The best solution involves designing a closed loop ring pipe system. From this starting point, branch pipes can run to various consumption points. This approach provides uniform compressed air supply, as air is led to the consumption point from two directions.

To maintain ideal pressure, all air compressor installations should use this system. The only exception is if there's a great distance between the machine and point of consumption, where a separate main pipe is added.

The importance of an air receiver

One or more air receivers are included in each compressor installation. Their size is related to the compressor capacity, regulation system, and the consumer's air requirement pattern. The air receiver creates a buffer storage area for compressed air, balances pulsations, and cools and collects condensation.

Achieve the right volume

Consequently, the air receiver must be fitted with a condensate drainage device. The following equation applies when dimensioning the receiver's volume. Note that this calculation only applies for compressors with offloading/loading regulation.

a formula for dimensioning

V = air receiver volume (l) 

qC = compressor FAD (l/s)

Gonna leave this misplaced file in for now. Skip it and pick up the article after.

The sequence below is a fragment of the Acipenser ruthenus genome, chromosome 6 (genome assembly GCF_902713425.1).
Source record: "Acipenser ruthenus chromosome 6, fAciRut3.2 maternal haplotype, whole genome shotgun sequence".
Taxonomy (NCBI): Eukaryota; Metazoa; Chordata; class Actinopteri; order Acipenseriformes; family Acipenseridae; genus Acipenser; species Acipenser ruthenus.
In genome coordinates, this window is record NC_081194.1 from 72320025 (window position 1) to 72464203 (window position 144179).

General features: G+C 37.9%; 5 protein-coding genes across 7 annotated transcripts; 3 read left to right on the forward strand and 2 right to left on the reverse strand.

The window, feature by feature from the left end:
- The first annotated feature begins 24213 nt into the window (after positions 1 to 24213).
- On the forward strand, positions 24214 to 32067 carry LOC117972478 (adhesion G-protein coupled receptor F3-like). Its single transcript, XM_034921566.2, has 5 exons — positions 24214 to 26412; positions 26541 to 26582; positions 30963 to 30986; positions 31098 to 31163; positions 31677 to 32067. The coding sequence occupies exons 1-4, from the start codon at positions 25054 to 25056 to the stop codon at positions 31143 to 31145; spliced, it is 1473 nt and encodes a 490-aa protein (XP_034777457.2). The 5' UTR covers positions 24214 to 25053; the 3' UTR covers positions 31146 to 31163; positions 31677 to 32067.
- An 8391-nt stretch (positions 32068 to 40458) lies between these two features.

p1 = compressor inlet pressure (bar(a)) 

T1 = compressor maximum inlet temperature (K) 

T0 = compressor air temperature in receiver (K) 

(pU -pL) = set pressure difference between Load and Unload 

fmax = maximum loading frequency (1 cycle every 30 seconds applies to Atlas Copco compressors).

Air receiver basic

For variable speed drivel (VSD) compressors, the required air receiver volume is substantially reduced. When using the above formula, qc should be considered as the FAD at minimum speed. It's also worth noting that it is not advised to dimension the compressor/pipe network for high air demand in short periods of time.

Compensating for high air demand

In the scenario above, a separate air receiver should be dimensioned for maximum output and placed near the consumer point. In more extreme cases, a smaller, high pressure compressor is used with a larger receiver. This set up meets short-term, high volume air requirements at long intervals.

Calculating mean consumption

a formula for dimensioning

Keeping in mind your overall usage, the following equation is used to meet mean consumption.